The responses from the authors I tagged are coming in fast and furious. Well, furious isn’t really the right word. Fast and fiercely? Fast and fervently?
Here’s sci fi/fantasy author Christopher Keelty’s Next Big Thing…
What is the working title of your book?
Andromedan Sons. This could easily change. I’ve never been much good at titles, and rarely love what I come up with. For the record, it’s a book I’m shopping around right now, but I haven’t yet found an agent or publisher.
Where did the idea come from for the book?
I created the main character when I was about 11 years old. He was one of my first ever fictional creations, sort of a blend of Superman, Batman, James Bond and MacGyver, with some original touches. He was definitely a traditional adolescent male power fantasy: handsome and sexy, rich, and with an answer for every problem.
Over the years I’ve had different ideas about how to use him. I finally had an idea I considered good enough for a novel. It’s an action-adventure novel, but it’s also a reflection on how such a figure would fit into a corporatized future America, what that would do to the kind of idealistic person who’d enter the super-heroing industry, and what it would do to the people around him.
What genre does your book fall under?
I like the term “Science Fantasy,” which reflects a story more concerned with character, action, and drama than getting all the science correct. There’s no such shelf in book stores, though, so I go with Science Fiction.
Which actors would you choose to play your characters in a movie rendition?
It’s really not something I think about a lot. I’m sort of focused on seeing it as a book, let alone a movie. I guess Brad Pitt would help sell tickets, and I think he’d bring the right balance of sex appeal and introspection to my protagonist. I’d be happy to see Sean Paul Lockhart play my narrator. It’s an interesting approach, and I think his background would inform the role well.
The female lead is someone who pretends to be a brash and impulsive sexpot, but conceals a more complex, conflicted side. Being this is fantasy casting, I think Mila Kunis would kick ass in the role. She’d need a blonde wig, though.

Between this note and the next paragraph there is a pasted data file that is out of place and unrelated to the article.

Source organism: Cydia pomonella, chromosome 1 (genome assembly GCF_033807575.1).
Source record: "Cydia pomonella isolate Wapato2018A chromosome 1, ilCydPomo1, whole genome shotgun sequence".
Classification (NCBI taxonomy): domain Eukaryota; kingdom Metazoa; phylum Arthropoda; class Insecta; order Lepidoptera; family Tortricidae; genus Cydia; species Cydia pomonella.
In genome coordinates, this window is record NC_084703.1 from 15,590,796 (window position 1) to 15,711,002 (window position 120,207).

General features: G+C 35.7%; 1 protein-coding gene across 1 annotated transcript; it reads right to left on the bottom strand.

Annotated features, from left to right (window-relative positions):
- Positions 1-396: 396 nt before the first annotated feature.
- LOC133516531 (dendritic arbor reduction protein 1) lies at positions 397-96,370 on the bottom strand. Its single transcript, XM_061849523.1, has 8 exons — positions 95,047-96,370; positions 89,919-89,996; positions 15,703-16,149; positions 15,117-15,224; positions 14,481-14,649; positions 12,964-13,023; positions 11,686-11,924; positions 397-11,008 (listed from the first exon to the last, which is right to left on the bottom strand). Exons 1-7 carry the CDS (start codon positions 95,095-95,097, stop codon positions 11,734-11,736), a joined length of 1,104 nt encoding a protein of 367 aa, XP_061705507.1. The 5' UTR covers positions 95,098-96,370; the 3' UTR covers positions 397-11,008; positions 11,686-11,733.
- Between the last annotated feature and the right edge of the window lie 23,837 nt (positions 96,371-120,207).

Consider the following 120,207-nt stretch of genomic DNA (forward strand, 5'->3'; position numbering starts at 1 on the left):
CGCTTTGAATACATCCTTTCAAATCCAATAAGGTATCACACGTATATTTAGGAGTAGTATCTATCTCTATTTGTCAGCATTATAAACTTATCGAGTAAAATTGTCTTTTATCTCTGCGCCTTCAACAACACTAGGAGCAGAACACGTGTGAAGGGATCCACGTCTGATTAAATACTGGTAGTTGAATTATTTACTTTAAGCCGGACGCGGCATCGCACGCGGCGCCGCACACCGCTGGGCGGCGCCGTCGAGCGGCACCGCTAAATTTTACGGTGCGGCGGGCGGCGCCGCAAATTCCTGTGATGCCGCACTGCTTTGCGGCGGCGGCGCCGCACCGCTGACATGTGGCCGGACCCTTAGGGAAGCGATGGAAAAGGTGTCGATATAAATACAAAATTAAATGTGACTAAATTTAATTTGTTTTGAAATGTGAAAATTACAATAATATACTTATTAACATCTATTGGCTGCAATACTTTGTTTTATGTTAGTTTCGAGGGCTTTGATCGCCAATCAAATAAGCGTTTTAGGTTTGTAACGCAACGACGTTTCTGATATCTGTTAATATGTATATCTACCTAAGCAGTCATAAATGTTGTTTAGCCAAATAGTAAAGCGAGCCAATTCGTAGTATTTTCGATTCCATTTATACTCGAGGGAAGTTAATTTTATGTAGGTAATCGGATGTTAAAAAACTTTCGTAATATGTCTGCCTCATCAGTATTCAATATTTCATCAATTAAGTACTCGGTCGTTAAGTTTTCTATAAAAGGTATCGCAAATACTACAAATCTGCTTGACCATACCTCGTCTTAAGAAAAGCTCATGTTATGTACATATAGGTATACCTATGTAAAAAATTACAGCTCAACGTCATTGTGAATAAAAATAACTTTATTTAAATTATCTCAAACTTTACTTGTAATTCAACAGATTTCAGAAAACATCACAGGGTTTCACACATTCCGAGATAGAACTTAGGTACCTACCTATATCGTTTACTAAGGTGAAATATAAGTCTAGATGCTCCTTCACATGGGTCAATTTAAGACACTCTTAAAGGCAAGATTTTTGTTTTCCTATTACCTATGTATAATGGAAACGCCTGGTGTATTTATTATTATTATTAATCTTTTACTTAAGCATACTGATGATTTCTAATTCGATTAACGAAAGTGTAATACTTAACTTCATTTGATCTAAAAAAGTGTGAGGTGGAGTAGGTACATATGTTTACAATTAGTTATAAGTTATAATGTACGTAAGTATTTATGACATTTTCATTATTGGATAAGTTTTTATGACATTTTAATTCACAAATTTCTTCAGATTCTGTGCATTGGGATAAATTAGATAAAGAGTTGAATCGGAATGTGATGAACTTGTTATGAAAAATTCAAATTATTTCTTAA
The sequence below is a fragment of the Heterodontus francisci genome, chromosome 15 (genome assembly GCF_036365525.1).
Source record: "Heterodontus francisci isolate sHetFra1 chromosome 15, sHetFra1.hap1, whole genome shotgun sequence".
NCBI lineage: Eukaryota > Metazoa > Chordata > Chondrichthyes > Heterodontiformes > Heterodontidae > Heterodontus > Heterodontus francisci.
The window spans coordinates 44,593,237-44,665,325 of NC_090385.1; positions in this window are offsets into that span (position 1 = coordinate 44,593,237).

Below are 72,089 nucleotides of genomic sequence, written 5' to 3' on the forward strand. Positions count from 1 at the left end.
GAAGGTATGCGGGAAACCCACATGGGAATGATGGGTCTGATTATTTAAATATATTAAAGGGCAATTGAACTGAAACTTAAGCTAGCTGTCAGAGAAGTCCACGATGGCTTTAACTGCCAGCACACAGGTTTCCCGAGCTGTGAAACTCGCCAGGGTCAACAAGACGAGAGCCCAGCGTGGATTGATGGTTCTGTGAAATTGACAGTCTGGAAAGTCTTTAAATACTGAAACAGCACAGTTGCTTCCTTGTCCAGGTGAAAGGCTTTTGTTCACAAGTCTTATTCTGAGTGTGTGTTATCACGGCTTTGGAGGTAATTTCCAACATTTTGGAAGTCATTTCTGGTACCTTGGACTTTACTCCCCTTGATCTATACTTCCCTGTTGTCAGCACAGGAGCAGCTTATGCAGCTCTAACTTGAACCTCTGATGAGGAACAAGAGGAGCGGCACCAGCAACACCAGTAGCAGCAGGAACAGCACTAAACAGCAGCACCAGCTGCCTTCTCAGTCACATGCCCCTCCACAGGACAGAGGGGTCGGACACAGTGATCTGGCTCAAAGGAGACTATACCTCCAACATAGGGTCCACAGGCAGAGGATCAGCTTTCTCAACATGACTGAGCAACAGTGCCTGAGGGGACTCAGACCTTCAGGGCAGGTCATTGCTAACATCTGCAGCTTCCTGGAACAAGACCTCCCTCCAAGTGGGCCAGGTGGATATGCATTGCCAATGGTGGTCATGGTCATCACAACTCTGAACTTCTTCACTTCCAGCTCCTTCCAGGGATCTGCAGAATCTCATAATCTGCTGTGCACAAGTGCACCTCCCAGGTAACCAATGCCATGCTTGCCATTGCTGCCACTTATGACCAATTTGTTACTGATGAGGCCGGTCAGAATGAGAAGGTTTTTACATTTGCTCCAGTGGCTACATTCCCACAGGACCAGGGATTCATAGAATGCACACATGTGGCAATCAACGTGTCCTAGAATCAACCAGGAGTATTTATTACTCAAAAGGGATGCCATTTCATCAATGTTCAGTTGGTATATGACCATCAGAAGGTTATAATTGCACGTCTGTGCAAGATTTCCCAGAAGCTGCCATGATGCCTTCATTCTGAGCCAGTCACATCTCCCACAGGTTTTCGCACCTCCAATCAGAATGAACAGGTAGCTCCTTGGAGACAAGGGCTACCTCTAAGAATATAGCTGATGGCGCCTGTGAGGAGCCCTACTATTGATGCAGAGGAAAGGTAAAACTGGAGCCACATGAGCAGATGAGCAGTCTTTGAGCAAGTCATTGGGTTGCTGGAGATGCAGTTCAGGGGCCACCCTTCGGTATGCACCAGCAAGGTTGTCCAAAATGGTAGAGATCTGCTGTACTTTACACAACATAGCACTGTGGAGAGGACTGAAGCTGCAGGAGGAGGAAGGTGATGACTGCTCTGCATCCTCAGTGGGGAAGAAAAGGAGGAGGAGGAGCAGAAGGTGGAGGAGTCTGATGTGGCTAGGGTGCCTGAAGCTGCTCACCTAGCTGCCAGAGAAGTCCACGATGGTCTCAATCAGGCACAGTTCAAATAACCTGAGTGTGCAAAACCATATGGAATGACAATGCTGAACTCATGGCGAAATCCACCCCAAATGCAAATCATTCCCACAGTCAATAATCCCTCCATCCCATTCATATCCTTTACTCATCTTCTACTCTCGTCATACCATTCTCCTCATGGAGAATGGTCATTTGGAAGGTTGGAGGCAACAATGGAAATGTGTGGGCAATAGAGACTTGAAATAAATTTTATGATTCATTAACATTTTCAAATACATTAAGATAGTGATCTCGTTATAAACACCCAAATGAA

That said, I’d be happier to see first-time actors cast in most roles. Sure, I’d like to sell tickets, but a long-term relationship with an actor has made me acutely aware how hard it is (harder than ever, seriously) to break into Hollywood. Liz would be fantastic, of course–but it would be super-weird to see her portray a character I invented.
What is the one-sentence synopsis of your book?
The world’s most famous super hero and the young reporter writing his profile are accused of assassinating the President of the United States, and flee their dystopic future Earth as they fight to clear their names.
How long did it take you to write the first draft of your manuscript?
As often seems to happen, I wrote the first few chapters and set them aside. I picked them up a year or so later, and I think it took me about 18 months before I had a complete first draft.
What other books would you compare this story to within your genre?
I have to admit I don’t read super-hero novels. I intentionally tried to emulateFight Club and The Amazing Adventures of Kavalier and Klay in some ways, like the interplay between characters and some of the background. Richard Morgan’s Black Man was a definite influence on the way I tried to subtly reveal the world to the reader.
Who or what inspired you to write this book?
If I had to name a single inspiration, it was my friend Nick. In junior high school he and I used to spend nights writing, and then pass each other pages of product in the morning before school. He got used to reading a lot about this super-hero character, and one of the characters in the novel is a nod to one of Nick’s creations.
What else about your book might pique the reader’s interest?
While I tried to put the adventure, characters, and science fiction first, I try to write about what interests me–which means issues like environmental disaster and climate change, queer issues, racial and gender discrimination, sexual politics, and income inequality have prominent places. I hope not in a heavy-handed way–my aim is that someone with no interest in politics can still read and enjoy the book, but maybe come away unintentionally enlightened.